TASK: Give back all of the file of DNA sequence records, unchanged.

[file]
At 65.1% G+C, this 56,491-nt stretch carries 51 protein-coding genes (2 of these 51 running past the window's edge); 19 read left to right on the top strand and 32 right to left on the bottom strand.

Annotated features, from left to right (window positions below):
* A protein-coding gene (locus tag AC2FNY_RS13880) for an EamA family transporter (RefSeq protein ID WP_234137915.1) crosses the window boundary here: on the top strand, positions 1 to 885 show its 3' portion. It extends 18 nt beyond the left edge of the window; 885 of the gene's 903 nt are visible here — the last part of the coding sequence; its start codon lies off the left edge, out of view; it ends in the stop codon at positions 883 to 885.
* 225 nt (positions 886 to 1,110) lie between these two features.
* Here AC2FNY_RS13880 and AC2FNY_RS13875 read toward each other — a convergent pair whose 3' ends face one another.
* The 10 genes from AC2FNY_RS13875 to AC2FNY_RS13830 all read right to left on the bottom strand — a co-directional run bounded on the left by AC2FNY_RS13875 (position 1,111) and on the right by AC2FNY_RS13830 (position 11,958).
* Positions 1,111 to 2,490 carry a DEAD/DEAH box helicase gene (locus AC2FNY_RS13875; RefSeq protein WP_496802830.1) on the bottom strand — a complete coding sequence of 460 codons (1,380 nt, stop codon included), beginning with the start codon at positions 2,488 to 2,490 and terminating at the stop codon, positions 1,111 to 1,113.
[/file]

At 65.1% G+C, this 56,491-nt stretch carries 51 protein-coding genes (2 of these 51 running past the window's edge); 19 read left to right on the top strand and 32 right to left on the bottom strand.

Annotated features, from left to right (window positions below):
* A protein-coding gene (locus tag AC2FNY_RS13880) for an EamA family transporter (RefSeq protein ID WP_234137915.1) crosses the window boundary here: on the top strand, positions 1 to 885 show its 3' portion. It extends 18 nt beyond the left edge of the window; 885 of the gene's 903 nt are visible here — the last part of the coding sequence; its start codon lies off the left edge, out of view; it ends in the stop codon at positions 883 to 885.
* 225 nt (positions 886 to 1,110) lie between these two features.
* Here AC2FNY_RS13880 and AC2FNY_RS13875 read toward each other — a convergent pair whose 3' ends face one another.
* The 10 genes from AC2FNY_RS13875 to AC2FNY_RS13830 all read right to left on the bottom strand — a co-directional run bounded on the left by AC2FNY_RS13875 (position 1,111) and on the right by AC2FNY_RS13830 (position 11,958).
* Positions 1,111 to 2,490 carry a DEAD/DEAH box helicase gene (locus AC2FNY_RS13875; RefSeq protein WP_496802830.1) on the bottom strand — a complete coding sequence of 460 codons (1,380 nt, stop codon included), beginning with the start codon at positions 2,488 to 2,490 and terminating at the stop codon, positions 1,111 to 1,113.